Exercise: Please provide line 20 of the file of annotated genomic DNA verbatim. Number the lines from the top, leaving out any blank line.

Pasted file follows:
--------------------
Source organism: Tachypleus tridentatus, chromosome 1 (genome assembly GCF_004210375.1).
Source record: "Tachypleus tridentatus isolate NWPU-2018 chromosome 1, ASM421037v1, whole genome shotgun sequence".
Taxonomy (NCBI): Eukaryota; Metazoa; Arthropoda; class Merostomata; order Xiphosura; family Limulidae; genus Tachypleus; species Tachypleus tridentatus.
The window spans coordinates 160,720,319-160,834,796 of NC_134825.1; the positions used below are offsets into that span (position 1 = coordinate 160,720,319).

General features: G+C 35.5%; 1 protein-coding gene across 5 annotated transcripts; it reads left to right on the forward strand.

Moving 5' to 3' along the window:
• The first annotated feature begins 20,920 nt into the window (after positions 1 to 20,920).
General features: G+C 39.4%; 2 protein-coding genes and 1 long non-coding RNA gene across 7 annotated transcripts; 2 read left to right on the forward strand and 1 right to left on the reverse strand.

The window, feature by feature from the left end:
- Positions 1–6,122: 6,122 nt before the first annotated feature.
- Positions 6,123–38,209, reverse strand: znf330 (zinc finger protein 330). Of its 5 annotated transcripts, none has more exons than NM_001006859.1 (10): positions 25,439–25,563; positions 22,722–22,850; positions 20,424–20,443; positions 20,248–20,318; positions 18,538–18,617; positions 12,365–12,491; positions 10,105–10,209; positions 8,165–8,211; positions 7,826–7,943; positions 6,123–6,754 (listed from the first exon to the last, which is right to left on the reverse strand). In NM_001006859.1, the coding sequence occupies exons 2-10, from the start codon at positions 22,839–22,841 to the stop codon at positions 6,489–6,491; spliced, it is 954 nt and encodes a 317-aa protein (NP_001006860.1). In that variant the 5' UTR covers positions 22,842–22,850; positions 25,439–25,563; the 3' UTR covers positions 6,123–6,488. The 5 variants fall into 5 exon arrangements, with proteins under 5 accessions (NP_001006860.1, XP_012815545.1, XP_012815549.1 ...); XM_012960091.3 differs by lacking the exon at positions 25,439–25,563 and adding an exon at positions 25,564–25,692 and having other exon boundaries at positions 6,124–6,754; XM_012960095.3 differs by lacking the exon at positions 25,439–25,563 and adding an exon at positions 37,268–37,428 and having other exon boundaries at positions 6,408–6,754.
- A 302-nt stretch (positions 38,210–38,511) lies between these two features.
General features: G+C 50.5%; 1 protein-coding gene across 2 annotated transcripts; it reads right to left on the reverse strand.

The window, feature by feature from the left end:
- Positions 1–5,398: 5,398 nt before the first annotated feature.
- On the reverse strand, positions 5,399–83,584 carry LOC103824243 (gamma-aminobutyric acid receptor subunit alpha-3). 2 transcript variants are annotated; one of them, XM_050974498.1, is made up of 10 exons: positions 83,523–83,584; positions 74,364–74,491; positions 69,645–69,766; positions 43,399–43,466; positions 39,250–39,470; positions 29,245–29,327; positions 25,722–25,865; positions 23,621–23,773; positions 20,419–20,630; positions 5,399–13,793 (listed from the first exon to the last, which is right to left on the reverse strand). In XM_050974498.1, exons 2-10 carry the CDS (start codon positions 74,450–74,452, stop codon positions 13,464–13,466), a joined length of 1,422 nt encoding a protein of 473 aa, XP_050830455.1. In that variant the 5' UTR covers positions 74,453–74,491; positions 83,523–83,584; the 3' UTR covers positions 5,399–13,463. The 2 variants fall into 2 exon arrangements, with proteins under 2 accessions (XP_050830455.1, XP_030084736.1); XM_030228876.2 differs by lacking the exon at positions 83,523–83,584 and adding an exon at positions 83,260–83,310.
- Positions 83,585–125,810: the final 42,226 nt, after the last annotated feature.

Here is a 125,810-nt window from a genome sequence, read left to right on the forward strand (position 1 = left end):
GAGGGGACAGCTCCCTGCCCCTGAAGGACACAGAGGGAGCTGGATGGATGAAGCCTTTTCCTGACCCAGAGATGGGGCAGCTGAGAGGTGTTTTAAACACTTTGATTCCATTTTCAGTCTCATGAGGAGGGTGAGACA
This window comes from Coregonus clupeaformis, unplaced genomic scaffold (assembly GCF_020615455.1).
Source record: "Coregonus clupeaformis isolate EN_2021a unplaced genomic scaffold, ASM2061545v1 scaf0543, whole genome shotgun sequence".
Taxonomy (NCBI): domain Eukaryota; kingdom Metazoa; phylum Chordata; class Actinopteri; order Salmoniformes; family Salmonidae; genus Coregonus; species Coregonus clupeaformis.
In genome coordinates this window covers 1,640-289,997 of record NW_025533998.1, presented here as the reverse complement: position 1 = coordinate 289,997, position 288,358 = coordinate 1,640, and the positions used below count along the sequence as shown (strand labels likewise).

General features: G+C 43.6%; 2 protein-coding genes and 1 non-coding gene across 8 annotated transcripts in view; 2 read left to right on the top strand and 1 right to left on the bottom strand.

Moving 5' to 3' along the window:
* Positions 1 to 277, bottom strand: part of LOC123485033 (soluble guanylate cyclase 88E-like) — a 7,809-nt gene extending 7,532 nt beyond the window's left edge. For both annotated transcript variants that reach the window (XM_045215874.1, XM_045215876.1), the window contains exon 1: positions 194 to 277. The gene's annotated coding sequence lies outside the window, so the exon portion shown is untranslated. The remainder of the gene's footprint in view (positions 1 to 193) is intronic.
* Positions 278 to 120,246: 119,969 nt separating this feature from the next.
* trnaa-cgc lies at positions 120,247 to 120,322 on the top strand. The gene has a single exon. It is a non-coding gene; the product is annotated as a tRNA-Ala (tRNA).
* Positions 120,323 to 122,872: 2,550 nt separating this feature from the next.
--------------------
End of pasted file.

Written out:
This window comes from Coregonus clupeaformis, unplaced genomic scaffold (assembly GCF_020615455.1).